#HeartUnions week, 14-20 February 2022 is a chance to tell the story about why unions are vital for everyone at work, and encourage people who aren’t yet in a union to join. Unions help workers get together, stop people being treated unfairly and get a better deal from their employer.
As part of the campaign, we have compiled this list of five films that we love for HeartUnions week (something for you to watch over the weekend):
- Norma Rae (1979) Directed by Martin Ritt
Based on the real life story of Crystal Lee Sutton, Norma Rae is perhaps the greatest film about organising of all time. Starring the fantastic Sally Field in one her greatest roles, Norma Rae is a young single mother with a poorly paid and strenuous job as a textile worker. After seeing an inspiring speech from a labour organiser, Norma decides to take a stand, rallying her fellow workers behind the cause of unionism, despite all of the tension and contempt that it might bring from her family, fiancé, and her employers.
It’s said that Sally Field and Beau Bridges both worked in a factory to research their roles, eventually winning Sally Field a Best Actress Award at Cannes for her amazing performance.
*’A Bug’s Life’ is a similarly fantastic film about organising, although admittedly a little bit more allegorical.
2. Made in Dagenham (2010) Directed by Nigel Cole
Based on a true story, Made in Dagenham explores the movement that caused a significant law reform. Rita O’Grady (a fictional character) leads the 1968 Ford sewing machinists strike at the Ford Dagenham plant, where female workers walk out to protest sexual discrimination, demanding equal pay. The strike drew major attention around the world because it was considered contrary to women’s traditional family roles. The successful strike led to the Equal Pay Act 1970.
With a fantastic cast including the always magnificent Sally Hawkins, as well as other stars such as Andrea Riseborough, the late Bob Hoskins, and Daniel Mays, Made in Dagenham is a key story of political struggle, as well as labour struggle, which ultimately would advance the cause of women’s rights across the world.
Made in Dagenham was also turned into a West End musical in 2014 in which Gemma Arteton took on Sally Hawkins’ leading role.
3. Nae Pasaran (2018) Directed by Felipe Bustos Sierra
Our most recent screening at London Labour Film Festival, but there’s no bias here. Nae Pasaran is undoubtedly one of the greatest untold stories of global solidarity, and the strength of workers standing together against injustice. In a Scottish town in 1974, factory workers at Rolls Royce refused to carry out repairs on warplane engines in an act of solidarity against the violent military coup in Chile.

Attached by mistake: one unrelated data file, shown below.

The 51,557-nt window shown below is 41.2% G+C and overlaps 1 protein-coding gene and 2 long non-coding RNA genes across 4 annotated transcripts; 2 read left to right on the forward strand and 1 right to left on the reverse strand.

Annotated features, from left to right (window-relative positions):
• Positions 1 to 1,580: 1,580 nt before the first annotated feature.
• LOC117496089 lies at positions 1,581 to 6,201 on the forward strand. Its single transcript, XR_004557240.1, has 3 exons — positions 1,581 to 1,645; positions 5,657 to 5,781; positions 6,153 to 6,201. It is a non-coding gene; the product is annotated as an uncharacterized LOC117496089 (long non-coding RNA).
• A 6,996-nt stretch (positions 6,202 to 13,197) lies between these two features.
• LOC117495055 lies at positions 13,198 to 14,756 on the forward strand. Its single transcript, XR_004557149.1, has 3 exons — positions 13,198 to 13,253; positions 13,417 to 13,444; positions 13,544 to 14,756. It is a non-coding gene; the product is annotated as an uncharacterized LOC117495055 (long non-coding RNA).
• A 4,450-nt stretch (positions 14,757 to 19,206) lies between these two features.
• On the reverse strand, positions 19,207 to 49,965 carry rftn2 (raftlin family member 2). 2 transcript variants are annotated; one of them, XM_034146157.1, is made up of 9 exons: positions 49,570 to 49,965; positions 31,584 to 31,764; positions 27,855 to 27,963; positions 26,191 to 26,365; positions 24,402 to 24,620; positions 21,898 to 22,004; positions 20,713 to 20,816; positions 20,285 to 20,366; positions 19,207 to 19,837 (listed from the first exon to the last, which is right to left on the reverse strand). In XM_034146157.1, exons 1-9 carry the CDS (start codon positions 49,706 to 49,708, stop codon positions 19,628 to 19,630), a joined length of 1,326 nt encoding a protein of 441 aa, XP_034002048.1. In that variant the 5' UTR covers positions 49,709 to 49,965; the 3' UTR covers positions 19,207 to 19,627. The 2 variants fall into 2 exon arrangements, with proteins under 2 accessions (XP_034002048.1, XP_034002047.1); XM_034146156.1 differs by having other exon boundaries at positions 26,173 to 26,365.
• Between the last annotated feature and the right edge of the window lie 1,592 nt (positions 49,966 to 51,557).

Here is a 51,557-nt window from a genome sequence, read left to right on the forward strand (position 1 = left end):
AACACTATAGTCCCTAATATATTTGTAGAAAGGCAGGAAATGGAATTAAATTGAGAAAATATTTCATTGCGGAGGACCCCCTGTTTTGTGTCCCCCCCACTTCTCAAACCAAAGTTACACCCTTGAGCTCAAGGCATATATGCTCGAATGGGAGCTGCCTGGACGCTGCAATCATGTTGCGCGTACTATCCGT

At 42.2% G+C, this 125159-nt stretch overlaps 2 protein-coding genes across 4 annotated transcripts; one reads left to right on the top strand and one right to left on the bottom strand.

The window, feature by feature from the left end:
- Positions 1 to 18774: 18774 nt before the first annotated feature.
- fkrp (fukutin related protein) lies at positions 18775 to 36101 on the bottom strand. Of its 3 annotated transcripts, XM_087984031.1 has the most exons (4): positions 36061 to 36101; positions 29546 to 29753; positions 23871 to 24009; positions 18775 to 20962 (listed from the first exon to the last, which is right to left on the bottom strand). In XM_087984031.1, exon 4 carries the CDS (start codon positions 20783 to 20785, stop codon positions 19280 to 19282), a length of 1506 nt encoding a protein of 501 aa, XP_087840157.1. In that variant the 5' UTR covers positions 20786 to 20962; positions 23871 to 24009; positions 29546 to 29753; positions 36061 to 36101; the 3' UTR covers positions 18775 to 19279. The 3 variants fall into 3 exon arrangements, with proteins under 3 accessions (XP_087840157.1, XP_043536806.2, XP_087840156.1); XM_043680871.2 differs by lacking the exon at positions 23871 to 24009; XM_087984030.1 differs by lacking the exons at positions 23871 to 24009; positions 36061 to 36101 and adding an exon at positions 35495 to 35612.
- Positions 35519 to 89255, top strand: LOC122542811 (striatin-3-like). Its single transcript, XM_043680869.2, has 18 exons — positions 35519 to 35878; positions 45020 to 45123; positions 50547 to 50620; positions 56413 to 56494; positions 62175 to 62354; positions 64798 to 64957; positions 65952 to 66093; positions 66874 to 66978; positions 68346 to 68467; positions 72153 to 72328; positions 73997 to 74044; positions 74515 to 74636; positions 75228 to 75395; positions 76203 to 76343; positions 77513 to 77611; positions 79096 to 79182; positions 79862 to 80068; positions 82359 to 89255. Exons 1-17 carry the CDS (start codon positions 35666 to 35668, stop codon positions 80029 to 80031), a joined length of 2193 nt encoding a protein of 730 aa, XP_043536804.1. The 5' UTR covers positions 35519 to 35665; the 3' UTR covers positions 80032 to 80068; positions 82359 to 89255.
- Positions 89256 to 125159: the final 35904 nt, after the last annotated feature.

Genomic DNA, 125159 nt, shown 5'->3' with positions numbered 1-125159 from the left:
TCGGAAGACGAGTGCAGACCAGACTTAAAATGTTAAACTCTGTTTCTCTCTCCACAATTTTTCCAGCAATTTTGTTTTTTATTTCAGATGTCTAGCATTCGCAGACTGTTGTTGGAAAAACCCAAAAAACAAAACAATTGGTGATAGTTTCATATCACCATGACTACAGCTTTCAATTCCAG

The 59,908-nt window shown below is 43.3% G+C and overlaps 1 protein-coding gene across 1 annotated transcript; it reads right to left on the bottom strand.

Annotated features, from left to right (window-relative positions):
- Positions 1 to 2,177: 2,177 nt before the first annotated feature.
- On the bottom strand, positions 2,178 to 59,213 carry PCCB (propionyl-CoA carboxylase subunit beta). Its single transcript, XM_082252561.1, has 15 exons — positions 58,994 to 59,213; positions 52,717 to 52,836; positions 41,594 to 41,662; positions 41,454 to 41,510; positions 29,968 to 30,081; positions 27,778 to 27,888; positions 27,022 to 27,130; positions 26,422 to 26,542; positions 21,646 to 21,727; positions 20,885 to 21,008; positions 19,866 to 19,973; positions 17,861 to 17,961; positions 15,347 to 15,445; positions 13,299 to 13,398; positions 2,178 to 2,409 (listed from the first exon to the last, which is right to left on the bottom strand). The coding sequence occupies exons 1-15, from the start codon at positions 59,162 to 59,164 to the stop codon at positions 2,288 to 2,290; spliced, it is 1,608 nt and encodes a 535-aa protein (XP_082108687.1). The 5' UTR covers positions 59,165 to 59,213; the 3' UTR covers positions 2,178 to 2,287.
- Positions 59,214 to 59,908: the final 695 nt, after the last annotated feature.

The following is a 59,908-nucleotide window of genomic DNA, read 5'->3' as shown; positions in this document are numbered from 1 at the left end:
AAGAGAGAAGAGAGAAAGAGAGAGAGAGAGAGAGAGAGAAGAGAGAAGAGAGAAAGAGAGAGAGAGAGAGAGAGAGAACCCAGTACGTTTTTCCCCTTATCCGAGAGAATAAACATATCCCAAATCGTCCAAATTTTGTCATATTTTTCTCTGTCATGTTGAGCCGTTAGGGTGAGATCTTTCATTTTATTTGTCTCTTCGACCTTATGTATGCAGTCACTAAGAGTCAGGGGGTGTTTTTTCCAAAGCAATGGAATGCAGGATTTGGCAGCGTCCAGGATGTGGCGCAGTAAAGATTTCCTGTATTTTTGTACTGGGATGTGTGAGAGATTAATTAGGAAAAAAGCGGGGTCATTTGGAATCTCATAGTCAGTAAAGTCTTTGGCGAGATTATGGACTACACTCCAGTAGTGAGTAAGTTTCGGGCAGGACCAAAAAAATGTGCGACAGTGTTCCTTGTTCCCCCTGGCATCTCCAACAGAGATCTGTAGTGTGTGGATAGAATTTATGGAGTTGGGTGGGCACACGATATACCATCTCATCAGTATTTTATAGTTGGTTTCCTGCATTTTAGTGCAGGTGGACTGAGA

Nae Pasaran is an endlessly powerful and thought provoking documentary, proving that no matter how few of us there are, the actions of good people are always worthwhile, in the face of corruption and evil.
4. Bread and Roses (2000)
Bread and Roses is a Ken Loach movie starring Pilar Padilla, Adrien Brody and Elpidia Carrillo. Dealing with the struggle of poorly paid janitors working in Los Angeles, and their fight for better working conditions and the right to unionise. It follows two latino sisters that work as cleaners in an office building.
What makes this special, is that it’s a Ken Loach foray into the American labour movement. The film is a scathing criticism of the inequalities in the USA, in particular the lack of health insurance, and the slowly decreasing wages and working conditions for janitorial workers. Bread and Roses is a lesser seen Ken Loach film, with a focus on the benefits of union organising. The film is based on the true story of the, ‘Justice for Janitors’ campaign that includes over 200,000 janitors, in over 30 cities across North America.
5. Pride (2014)
Pride is perhaps one of the greatest feel good movies of the 2010’s. Based on a true story. The ilm depicts a group of lesbian and gay activists who raise money to help families affected by the British miners’ strike in 1984, at the outset of what would become the Lesbians and Gays Support the Miners campaign. Pride ultimately documents the blossoming of the relationship between two oppressed groups, and proves the power of solidarity in bringing seemingly different groups together to fight the same fight.
The end result? The Labour party incorporating rights for gays and lesbians in their party programme under pressure from the National Union of Mineworkers, as well as hundreds of miners themselves arriving at a pride parade in solidarity.